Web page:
1. The great outdoors. The loud music emanating from an Illini practice happened outside Monday morning. Illinois took to the Memorial Stadium turf after its first three practices were conducted inside the Irwin Indoor Practice Facility. Temperatures were still in the low 40s when Illinois went through its paces Monday, but Illinois coach Tim Beckman was glad to finally get away from the controlled environment at Irwin.
“Being inside has been great, and the tempo has been great,” Beckman said. “We turn up the heat and let it get hot like it’s August in there, but the biggest thing is you don’t get to catch balls. We know how important it is to catch punts and catch kickoffs, so that’s what you utilize when you’re outside.”
Monday’s practice also presented different challenges for the three Illinois quarterbacks vying for the starting job — Wes Lunt, Aaron Bailey and Reilly O’Toole — and the kickers, including Taylor Zalewski.
“Our quarterbacks hadn’t had to throw in the wind like this,” Beckman said. “That’s Midwest football.”
2. LEO options. If you see LEO listed as the position next to an Illinois football player and don’t know what that means, you are not alone. One of the players vying for the starting defensive end/linebacker hybrid role was a bit confused when it first was mentioned to him during the recruiting process. Dawuane Smoot, who is competing with DeJazz Woods during spring ball for the spot held last season by Houston Bates, had to have outside linebackers coach Al Seamonson go through the finer points of the position.
“He just said we’re more athletic and have to drop out into the flat,” Smoot said, “but (also) rush the passer at all times.”
Smoot, a sophomore, and Woods, a senior, appear to have the inside track at the position. Beckman said Monday that Paul James — who has missed most of spring ball because of a team rules violation — likely will play at defensive end. Incoming junior college transfer Carroll Phillips is another option at the LEO when he arrives this summer, but Smoot and Woods are getting the most reps with the starters this spring.
“Some days he has a better pass rush than I do, and some days I have a better pass rush than he does,” Woods said. “We push each other that way. We watch film every day, so we know what we’ve got to work on as a unit and between us with this competition.”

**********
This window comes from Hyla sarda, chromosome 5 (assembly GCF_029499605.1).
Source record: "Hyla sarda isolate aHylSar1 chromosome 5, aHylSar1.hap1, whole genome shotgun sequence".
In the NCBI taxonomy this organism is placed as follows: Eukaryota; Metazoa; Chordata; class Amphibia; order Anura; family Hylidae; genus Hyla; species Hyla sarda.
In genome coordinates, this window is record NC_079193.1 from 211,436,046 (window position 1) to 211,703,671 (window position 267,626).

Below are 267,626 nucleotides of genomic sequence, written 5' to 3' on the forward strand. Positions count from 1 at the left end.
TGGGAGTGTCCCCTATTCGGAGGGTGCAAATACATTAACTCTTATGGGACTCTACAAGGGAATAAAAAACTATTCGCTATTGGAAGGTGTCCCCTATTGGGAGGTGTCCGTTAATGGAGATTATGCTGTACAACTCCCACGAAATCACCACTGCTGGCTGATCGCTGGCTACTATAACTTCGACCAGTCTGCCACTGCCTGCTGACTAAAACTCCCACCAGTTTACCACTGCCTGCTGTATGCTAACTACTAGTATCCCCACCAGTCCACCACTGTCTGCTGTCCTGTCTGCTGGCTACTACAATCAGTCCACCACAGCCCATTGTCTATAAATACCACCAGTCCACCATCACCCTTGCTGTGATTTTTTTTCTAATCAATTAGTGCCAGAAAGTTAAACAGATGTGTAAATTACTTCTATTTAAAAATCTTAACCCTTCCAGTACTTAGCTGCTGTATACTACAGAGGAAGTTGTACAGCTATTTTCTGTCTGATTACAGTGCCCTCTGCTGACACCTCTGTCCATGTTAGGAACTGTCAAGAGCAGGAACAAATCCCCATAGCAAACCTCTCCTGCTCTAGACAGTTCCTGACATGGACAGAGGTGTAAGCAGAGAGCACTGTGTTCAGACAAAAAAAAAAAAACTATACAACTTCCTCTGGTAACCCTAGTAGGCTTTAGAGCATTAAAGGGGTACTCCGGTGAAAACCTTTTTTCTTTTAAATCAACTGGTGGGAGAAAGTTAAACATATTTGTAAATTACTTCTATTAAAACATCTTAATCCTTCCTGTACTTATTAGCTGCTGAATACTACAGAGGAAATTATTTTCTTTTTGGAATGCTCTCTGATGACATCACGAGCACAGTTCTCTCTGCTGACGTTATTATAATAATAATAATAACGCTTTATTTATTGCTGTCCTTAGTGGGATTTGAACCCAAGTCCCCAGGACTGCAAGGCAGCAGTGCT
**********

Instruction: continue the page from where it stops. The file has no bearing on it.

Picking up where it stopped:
Woods (6-foot-3, 255) and Smoot (6-3, 250) are nearly identical in size, but Smoot’s strength has impressed thus far in spring ball.
“Smoot is a very strong and powerful guy,” Woods said. “He also is good on the slant steps and inside moves. He’s a tough football player.”
Smoot, who played a reserve role last year as a true freshman, said not redshirting in 2013 benefited him. Having Woods share his experience is an added benefit.
“He brings great leadership,” Smoot said. “He’s basically giving me everything I need to be out on the field playing. He’s always right in my ear every single day telling me what I’ve got to do.”
3. Young pups. Geronimo Allison and Mike Dudek are most likely still learning their way around campus. Learning their way around the Illinois offense is still an ongoing process for the two early enrollees at the wideout position from the Class of 2014.
Allison has worn a green jersey — indicating he is limited with no full contact — throughout spring ball so far because of a minor arm injury.
But wide receivers coach Mike Bellamy likes what the two newcomers have shown in the first week of practice. The position was hit hard by graduation.
“I think G-Mo has shown us why we recruited him,” Bellamy said of the junior college transfer from Iowa Western Community College, who had 69 catches for 872 yards and eight touchdowns last fall. “He’s put us in a position where we can throw him in with the ones. He’s picked up the offense well. He knows the hand signals. He knows everything. Now we can put him in the offense and make things go.”
The same holds true for Dudek. Bellamy said the 18-year-old from Naperville — who graduated from Neuqua Valley High School early after hauling in 69 receptions for 1,384 yards and 19 touchdowns last fall — could see the field in 2014.
“I see him contributing on special teams as well as on offense,” Bellamy said. “He’ll get some plays, and it won’t be just mop-up duty. He’s going to be in the mix of our rotation. If he would have came in May, he would have had more of
a challenge, but being here now has helped him tremendously.”